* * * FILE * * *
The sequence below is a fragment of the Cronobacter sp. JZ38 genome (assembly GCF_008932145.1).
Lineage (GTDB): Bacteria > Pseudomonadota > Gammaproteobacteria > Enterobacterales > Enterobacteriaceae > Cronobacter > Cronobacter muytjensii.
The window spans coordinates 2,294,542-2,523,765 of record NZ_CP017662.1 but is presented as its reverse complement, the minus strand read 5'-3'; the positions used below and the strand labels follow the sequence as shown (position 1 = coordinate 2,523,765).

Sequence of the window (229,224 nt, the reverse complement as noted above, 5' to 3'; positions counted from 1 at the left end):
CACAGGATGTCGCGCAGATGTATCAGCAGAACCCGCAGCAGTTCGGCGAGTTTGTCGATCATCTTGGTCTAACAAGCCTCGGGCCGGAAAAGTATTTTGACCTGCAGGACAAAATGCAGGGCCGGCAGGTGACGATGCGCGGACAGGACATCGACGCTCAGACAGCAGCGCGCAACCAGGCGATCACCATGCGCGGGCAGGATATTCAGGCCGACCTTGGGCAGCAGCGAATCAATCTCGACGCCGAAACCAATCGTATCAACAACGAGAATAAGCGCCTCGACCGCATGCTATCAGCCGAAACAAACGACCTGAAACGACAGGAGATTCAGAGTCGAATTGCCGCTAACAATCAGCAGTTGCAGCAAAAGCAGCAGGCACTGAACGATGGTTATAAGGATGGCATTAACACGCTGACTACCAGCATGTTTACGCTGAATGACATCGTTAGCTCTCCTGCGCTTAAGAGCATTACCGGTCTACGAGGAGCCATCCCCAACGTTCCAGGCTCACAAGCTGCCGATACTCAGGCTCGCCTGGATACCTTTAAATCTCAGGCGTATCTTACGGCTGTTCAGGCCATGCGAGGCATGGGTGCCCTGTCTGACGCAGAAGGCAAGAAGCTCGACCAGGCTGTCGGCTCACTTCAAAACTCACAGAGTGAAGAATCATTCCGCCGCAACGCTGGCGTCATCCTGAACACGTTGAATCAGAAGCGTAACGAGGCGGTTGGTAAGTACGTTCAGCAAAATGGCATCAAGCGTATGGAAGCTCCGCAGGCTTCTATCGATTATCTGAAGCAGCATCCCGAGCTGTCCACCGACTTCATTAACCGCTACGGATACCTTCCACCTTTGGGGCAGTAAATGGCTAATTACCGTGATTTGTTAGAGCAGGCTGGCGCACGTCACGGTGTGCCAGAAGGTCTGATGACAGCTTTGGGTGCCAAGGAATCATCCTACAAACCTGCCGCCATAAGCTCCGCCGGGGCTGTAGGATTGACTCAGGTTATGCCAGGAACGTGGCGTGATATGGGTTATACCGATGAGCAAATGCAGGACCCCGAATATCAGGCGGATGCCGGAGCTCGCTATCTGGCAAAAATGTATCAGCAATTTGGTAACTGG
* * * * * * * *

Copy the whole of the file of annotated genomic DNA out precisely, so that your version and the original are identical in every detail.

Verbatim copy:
The sequence below is a fragment of the Cronobacter sp. JZ38 genome (assembly GCF_008932145.1).
Lineage (GTDB): Bacteria > Pseudomonadota > Gammaproteobacteria > Enterobacterales > Enterobacteriaceae > Cronobacter > Cronobacter muytjensii.
The window spans coordinates 2,294,542-2,523,765 of record NZ_CP017662.1 but is presented as its reverse complement, the minus strand read 5'-3'; the positions used below and the strand labels follow the sequence as shown (position 1 = coordinate 2,523,765).

Sequence of the window (229,224 nt, the reverse complement as noted above, 5' to 3'; positions counted from 1 at the left end):
CACAGGATGTCGCGCAGATGTATCAGCAGAACCCGCAGCAGTTCGGCGAGTTTGTCGATCATCTTGGTCTAACAAGCCTCGGGCCGGAAAAGTATTTTGACCTGCAGGACAAAATGCAGGGCCGGCAGGTGACGATGCGCGGACAGGACATCGACGCTCAGACAGCAGCGCGCAACCAGGCGATCACCATGCGCGGGCAGGATATTCAGGCCGACCTTGGGCAGCAGCGAATCAATCTCGACGCCGAAACCAATCGTATCAACAACGAGAATAAGCGCCTCGACCGCATGCTATCAGCCGAAACAAACGACCTGAAACGACAGGAGATTCAGAGTCGAATTGCCGCTAACAATCAGCAGTTGCAGCAAAAGCAGCAGGCACTGAACGATGGTTATAAGGATGGCATTAACACGCTGACTACCAGCATGTTTACGCTGAATGACATCGTTAGCTCTCCTGCGCTTAAGAGCATTACCGGTCTACGAGGAGCCATCCCCAACGTTCCAGGCTCACAAGCTGCCGATACTCAGGCTCGCCTGGATACCTTTAAATCTCAGGCGTATCTTACGGCTGTTCAGGCCATGCGAGGCATGGGTGCCCTGTCTGACGCAGAAGGCAAGAAGCTCGACCAGGCTGTCGGCTCACTTCAAAACTCACAGAGTGAAGAATCATTCCGCCGCAACGCTGGCGTCATCCTGAACACGTTGAATCAGAAGCGTAACGAGGCGGTTGGTAAGTACGTTCAGCAAAATGGCATCAAGCGTATGGAAGCTCCGCAGGCTTCTATCGATTATCTGAAGCAGCATCCCGAGCTGTCCACCGACTTCATTAACCGCTACGGATACCTTCCACCTTTGGGGCAGTAAATGGCTAATTACCGTGATTTGTTAGAGCAGGCTGGCGCACGTCACGGTGTGCCAGAAGGTCTGATGACAGCTTTGGGTGCCAAGGAATCATCCTACAAACCTGCCGCCATAAGCTCCGCCGGGGCTGTAGGATTGACTCAGGTTATGCCAGGAACGTGGCGTGATATGGGTTATACCGATGAGCAAATGCAGGACCCCGAATATCAGGCGGATGCCGGAGCTCGCTATCTGGCAAAAATGTATCAGCAATTTGGTAACTGG